How Your Septic System Works
Septic systems are underground wastewater treatment structures, commonly used in rural areas without centralized sewer systems. They use a combination of nature and proven technology to treat wastewater from household plumbing produced by bathrooms, kitchen drains, and laundry.
A typical septic system consists of a septic tank and a drain field, or soil absorption field.
The septic tank digests organic matter and separates floatable matter (e.g., oils and grease) and solids from the wastewater. Soil-based systems discharge the liquid (known as effluent) from the septic tank into a series of perforated pipes buried in a leach field, chambers, or other special units designed to slowly release the effluent into the soil.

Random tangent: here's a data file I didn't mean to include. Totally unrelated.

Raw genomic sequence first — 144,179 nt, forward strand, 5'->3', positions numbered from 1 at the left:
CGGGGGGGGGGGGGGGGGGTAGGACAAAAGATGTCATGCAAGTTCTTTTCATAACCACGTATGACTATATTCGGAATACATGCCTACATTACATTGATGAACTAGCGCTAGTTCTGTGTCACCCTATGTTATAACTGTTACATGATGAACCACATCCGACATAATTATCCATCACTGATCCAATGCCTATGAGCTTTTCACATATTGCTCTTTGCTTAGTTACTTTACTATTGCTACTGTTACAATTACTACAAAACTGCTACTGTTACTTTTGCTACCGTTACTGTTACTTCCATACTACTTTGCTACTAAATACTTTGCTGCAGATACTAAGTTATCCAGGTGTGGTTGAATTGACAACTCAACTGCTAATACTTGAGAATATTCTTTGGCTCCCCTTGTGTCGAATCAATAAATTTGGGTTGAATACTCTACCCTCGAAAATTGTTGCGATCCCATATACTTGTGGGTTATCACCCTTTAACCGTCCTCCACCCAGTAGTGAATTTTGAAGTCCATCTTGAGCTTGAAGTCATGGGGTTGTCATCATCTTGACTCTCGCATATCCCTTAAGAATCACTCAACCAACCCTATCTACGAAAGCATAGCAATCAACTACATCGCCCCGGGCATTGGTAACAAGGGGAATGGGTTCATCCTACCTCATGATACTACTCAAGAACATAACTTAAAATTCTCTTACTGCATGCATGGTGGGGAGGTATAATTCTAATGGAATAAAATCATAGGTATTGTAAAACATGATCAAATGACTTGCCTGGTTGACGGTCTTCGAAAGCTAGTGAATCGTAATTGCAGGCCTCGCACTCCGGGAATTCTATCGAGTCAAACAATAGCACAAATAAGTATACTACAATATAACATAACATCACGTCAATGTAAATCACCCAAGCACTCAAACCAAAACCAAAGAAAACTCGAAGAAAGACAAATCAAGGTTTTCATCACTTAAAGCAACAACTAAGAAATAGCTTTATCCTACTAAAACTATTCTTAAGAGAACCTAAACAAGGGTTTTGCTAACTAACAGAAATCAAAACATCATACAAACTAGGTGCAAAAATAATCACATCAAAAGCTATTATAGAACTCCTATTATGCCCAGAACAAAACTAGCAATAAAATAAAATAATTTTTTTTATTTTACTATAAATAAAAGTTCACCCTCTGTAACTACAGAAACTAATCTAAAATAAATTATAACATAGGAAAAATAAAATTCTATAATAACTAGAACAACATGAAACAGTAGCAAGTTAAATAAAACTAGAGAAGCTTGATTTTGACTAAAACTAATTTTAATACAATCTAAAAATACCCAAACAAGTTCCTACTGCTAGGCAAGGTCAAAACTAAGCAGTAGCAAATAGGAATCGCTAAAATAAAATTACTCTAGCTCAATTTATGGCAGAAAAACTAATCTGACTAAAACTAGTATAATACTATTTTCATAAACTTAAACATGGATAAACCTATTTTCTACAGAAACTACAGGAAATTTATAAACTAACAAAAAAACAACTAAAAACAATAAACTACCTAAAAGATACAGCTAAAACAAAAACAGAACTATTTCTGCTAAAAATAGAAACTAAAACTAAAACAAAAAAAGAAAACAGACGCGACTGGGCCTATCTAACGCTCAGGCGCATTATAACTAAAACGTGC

Alternative systems use pumps or gravity to help septic tank effluent trickle through sand, organic matter (e.g., peat and sawdust), constructed wetlands, or other media to remove or neutralize pollutants like disease-causing pathogens, nitrogen, phosphorus, and other contaminants. Some alternative systems are designed to evaporate wastewater or disinfect it before it is discharged to the soil.
Sewer lines and septic systems need to be installed by a professional. It is important that you use a qualified sewer and septic contractor that has a plumbing license to make sure your system is installed correctly. Many General Contractors install septic systems but they are not licensed to do so at least in Arizona. They must hire or be a licensed plumber with a CR-37 qualification. Your leach field should be calculated using the Maricopa County On Site Waste Water guidelines and be permitted for new systems or for replacements. General repairs do not require a permit unless you are changing design or relocating the sewage drain-field.
We have listed some qualified septic service companies as well as licensed plumbers in the Phoenix Metro area: